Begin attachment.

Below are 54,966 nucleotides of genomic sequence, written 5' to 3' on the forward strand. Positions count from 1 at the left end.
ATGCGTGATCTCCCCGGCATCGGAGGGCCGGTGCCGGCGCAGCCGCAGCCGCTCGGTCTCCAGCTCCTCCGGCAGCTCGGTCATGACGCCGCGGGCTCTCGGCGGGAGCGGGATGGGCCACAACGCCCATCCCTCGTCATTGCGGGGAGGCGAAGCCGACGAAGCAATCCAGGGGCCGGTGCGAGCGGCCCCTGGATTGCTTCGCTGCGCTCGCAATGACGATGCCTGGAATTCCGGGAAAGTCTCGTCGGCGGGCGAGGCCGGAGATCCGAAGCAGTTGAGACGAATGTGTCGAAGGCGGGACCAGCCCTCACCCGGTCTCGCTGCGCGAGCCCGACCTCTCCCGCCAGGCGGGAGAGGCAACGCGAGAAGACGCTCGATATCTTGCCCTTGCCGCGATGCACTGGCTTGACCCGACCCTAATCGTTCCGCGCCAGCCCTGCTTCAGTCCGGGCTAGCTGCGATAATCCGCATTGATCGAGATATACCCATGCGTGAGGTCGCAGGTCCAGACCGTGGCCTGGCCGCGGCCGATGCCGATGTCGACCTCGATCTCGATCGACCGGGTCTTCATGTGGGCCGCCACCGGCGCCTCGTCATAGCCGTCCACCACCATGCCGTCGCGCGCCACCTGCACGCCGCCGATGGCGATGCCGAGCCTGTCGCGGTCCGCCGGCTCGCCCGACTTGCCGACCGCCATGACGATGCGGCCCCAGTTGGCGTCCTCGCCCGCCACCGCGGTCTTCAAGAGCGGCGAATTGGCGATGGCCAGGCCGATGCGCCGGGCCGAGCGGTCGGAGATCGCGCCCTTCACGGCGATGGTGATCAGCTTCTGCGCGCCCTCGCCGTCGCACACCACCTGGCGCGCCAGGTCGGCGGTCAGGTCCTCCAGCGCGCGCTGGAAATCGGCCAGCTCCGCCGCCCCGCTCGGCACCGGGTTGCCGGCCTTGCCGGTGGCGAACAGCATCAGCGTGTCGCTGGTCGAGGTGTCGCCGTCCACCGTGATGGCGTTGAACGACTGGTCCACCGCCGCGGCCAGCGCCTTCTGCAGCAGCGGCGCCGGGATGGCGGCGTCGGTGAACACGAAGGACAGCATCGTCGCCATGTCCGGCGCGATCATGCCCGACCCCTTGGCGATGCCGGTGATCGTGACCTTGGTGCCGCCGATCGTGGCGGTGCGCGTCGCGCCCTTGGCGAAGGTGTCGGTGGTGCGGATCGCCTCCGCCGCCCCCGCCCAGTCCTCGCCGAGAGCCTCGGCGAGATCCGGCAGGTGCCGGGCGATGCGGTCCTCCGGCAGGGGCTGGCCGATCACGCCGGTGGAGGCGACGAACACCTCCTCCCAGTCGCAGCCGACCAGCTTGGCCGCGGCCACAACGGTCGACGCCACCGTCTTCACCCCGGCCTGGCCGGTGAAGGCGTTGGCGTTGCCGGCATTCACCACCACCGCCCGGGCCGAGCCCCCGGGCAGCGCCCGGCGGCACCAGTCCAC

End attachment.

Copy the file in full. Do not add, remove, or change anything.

Below are 54,966 nucleotides of genomic sequence, written 5' to 3' on the forward strand. Positions count from 1 at the left end.
ATGCGTGATCTCCCCGGCATCGGAGGGCCGGTGCCGGCGCAGCCGCAGCCGCTCGGTCTCCAGCTCCTCCGGCAGCTCGGTCATGACGCCGCGGGCTCTCGGCGGGAGCGGGATGGGCCACAACGCCCATCCCTCGTCATTGCGGGGAGGCGAAGCCGACGAAGCAATCCAGGGGCCGGTGCGAGCGGCCCCTGGATTGCTTCGCTGCGCTCGCAATGACGATGCCTGGAATTCCGGGAAAGTCTCGTCGGCGGGCGAGGCCGGAGATCCGAAGCAGTTGAGACGAATGTGTCGAAGGCGGGACCAGCCCTCACCCGGTCTCGCTGCGCGAGCCCGACCTCTCCCGCCAGGCGGGAGAGGCAACGCGAGAAGACGCTCGATATCTTGCCCTTGCCGCGATGCACTGGCTTGACCCGACCCTAATCGTTCCGCGCCAGCCCTGCTTCAGTCCGGGCTAGCTGCGATAATCCGCATTGATCGAGATATACCCATGCGTGAGGTCGCAGGTCCAGACCGTGGCCTGGCCGCGGCCGATGCCGATGTCGACCTCGATCTCGATCGACCGGGTCTTCATGTGGGCCGCCACCGGCGCCTCGTCATAGCCGTCCACCACCATGCCGTCGCGCGCCACCTGCACGCCGCCGATGGCGATGCCGAGCCTGTCGCGGTCCGCCGGCTCGCCCGACTTGCCGACCGCCATGACGATGCGGCCCCAGTTGGCGTCCTCGCCCGCCACCGCGGTCTTCAAGAGCGGCGAATTGGCGATGGCCAGGCCGATGCGCCGGGCCGAGCGGTCGGAGATCGCGCCCTTCACGGCGATGGTGATCAGCTTCTGCGCGCCCTCGCCGTCGCACACCACCTGGCGCGCCAGGTCGGCGGTCAGGTCCTCCAGCGCGCGCTGGAAATCGGCCAGCTCCGCCGCCCCGCTCGGCACCGGGTTGCCGGCCTTGCCGGTGGCGAACAGCATCAGCGTGTCGCTGGTCGAGGTGTCGCCGTCCACCGTGATGGCGTTGAACGACTGGTCCACCGCCGCGGCCAGCGCCTTCTGCAGCAGCGGCGCCGGGATGGCGGCGTCGGTGAACACGAAGGACAGCATCGTCGCCATGTCCGGCGCGATCATGCCCGACCCCTTGGCGATGCCGGTGATCGTGACCTTGGTGCCGCCGATCGTGGCGGTGCGCGTCGCGCCCTTGGCGAAGGTGTCGGTGGTGCGGATCGCCTCCGCCGCCCCCGCCCAGTCCTCGCCGAGAGCCTCGGCGAGATCCGGCAGGTGCCGGGCGATGCGGTCCTCCGGCAGGGGCTGGCCGATCACGCCGGTGGAGGCGACGAACACCTCCTCCCAGTCGCAGCCGACCAGCTTGGCCGCGGCCACAACGGTCGACGCCACCGTCTTCACCCCGGCCTGGCCGGTGAAGGCGTTGGCGTTGCCGGCATTCACCACCACCGCCCGGGCCGAGCCCCCGGGCAGCGCCCGGCGGCACCAGTCCAC